Sunday, August 26, 2007


My late grandfather was a keen hobbyist photographer. He travelled widely around the world for his business and documented the places he visited. In the 50s and 60s, he travelled to Asia and Europe as well as around Africa. He lived in South Africa and spent many weekends photographing in the game reserves. He had a Nikon camera and a huge zoom lens which he would prop on the opened window of his car and take extraordinary pictures of the giraffes, lions, wildebeest, and other indigenous animals. He also travelled to villages and took pictures. I think the amazing "Dread God" photograph (above) was taken in Speakers'Corner in London.

I believe this striking picture of an African woman was taken somewhere in South Africa. She seems utterly present in the centre of her life.

The last photograph is a portrait of my parents, my brother, and me taken when we lived in Northern Ireland. My parents were in their mid to late twenties in this picture. They also seem in the centre of their life, in the centre of this sunny spring day. They look so young and fresh faced, ready for anything in their future. Looking at pictures of myself and my own kids, I get a baffling array of contradictory and complex feelings. Of course, looking at yourself is obviously more complex. You are living inside the photo, not just looking in. You know all the complexity of feeling that surrounds the instant of the snap. (I'm reminded of a physical example of this: my author photo of my first book Cruelty to Fabulous Animals. My wife took a picture of me standing on Paradise St. Just below the visible photograph, my two sons were running about like tiny maniacs while I tried to look authorly appearing as if my mind were focussed on literary pursuits, rather than hoping my boys wouldn't kill each other or run in to traffic.)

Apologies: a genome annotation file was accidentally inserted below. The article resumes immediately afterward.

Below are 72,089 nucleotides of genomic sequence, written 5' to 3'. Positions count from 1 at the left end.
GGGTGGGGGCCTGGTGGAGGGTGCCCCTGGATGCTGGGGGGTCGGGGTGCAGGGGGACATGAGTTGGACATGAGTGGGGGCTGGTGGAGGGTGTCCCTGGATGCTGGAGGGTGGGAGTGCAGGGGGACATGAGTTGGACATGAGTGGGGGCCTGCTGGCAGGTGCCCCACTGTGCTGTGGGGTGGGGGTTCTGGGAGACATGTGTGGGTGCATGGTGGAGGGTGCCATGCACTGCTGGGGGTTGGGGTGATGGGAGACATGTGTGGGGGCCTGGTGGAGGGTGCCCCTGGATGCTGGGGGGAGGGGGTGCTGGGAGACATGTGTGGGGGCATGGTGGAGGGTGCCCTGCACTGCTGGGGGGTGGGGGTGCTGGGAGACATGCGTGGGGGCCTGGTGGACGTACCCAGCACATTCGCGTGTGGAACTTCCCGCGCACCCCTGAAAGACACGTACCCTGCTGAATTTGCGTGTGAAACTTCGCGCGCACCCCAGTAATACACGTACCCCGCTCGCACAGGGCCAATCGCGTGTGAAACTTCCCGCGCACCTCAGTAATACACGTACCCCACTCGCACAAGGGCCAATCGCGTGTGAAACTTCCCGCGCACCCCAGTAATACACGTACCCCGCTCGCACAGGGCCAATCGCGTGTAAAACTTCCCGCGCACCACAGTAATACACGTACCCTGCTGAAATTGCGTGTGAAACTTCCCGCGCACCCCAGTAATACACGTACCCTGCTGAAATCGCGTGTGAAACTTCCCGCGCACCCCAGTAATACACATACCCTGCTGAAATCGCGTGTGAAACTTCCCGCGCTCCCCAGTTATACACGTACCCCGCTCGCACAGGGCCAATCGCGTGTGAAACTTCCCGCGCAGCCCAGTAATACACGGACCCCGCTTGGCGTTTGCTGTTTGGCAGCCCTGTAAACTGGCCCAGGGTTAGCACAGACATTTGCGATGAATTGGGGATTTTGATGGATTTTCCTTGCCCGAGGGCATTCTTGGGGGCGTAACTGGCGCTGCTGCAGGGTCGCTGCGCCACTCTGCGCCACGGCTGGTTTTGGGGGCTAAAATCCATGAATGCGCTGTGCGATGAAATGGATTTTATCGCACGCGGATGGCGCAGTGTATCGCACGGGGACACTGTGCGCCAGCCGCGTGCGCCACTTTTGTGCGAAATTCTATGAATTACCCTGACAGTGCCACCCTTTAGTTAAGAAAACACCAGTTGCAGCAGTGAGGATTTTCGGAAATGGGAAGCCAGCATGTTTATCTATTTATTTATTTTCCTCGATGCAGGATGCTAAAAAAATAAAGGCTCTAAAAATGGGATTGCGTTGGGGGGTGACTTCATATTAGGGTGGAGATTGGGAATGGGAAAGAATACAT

Anonymous said...

That's a lovely photo gary. It could have been taken yesterday. I have a copy of a similar photo of my parents near the river Shannon in Ireland at about the same age. My sister is in it as an infant, I'm off camera as a whelp, I'm guessing. Part of what strikes me is the quality of the photography available back then. Digital is great, but the Brownie Hawkeye took some killer photos for people who had no interest or skills with a camera.

gary barwin said...

Thanks,Kevin. I wonder what kind of photos I'm leaving for my kids/grandkids & descendants -- what pictures of me and of their childhood.

There was that shocking and clarifying moment when I remember, as a parent, watching my kids watching me and then remembering when I watched my parents, not able to imagine them looking out from the inside of themselves. What kind of strange cardboard cutout am I in their eyes? I think it takes - a huge leap of maturity and non-selfcentredness to imagine, even for a moment, how another person, especially one's parents -- experience life, themselves, the world. You have to let go a bit of the self, of the sense that your own perceptions actually make the world. If you let go, the world won't fall apart, just change. But, at least for me, that's difficult. What if I don't find it again? What if it's different?

I think it was easier to be that little boy hoisted on his dad's tweedy shoulders, somewhere in Ireland.